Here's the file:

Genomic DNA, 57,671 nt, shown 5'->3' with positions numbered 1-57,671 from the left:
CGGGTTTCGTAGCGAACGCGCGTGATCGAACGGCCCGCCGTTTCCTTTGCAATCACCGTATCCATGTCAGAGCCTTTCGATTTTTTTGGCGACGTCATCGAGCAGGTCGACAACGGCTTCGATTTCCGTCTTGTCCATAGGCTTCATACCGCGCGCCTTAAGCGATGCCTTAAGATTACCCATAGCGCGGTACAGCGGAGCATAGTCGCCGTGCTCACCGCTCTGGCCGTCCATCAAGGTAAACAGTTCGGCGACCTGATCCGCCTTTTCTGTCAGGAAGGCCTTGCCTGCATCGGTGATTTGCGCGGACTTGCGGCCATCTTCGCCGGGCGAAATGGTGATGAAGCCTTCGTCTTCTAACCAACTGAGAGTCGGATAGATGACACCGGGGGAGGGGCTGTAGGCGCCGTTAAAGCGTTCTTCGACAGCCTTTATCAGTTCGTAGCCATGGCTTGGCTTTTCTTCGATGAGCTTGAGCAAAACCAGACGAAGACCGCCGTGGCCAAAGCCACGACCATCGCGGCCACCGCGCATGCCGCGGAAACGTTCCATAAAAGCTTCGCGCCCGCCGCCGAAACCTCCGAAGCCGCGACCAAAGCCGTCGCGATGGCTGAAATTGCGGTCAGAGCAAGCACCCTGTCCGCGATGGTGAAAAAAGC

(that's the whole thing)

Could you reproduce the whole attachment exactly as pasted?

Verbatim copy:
Genomic DNA, 57,671 nt, shown 5'->3' with positions numbered 1-57,671 from the left:
CGGGTTTCGTAGCGAACGCGCGTGATCGAACGGCCCGCCGTTTCCTTTGCAATCACCGTATCCATGTCAGAGCCTTTCGATTTTTTTGGCGACGTCATCGAGCAGGTCGACAACGGCTTCGATTTCCGTCTTGTCCATAGGCTTCATACCGCGCGCCTTAAGCGATGCCTTAAGATTACCCATAGCGCGGTACAGCGGAGCATAGTCGCCGTGCTCACCGCTCTGGCCGTCCATCAAGGTAAACAGTTCGGCGACCTGATCCGCCTTTTCTGTCAGGAAGGCCTTGCCTGCATCGGTGATTTGCGCGGACTTGCGGCCATCTTCGCCGGGCGAAATGGTGATGAAGCCTTCGTCTTCTAACCAACTGAGAGTCGGATAGATGACACCGGGGGAGGGGCTGTAGGCGCCGTTAAAGCGTTCTTCGACAGCCTTTATCAGTTCGTAGCCATGGCTTGGCTTTTCTTCGATGAGCTTGAGCAAAACCAGACGAAGACCGCCGTGGCCAAAGCCACGACCATCGCGGCCACCGCGCATGCCGCGGAAACGTTCCATAAAAGCTTCGCGCCCGCCGCCGAAACCTCCGAAGCCGCGACCAAAGCCGTCGCGATGGCTGAAATTGCGGTCAGAGCAAGCACCCTGTCCGCGATGGTGAAAAAAGC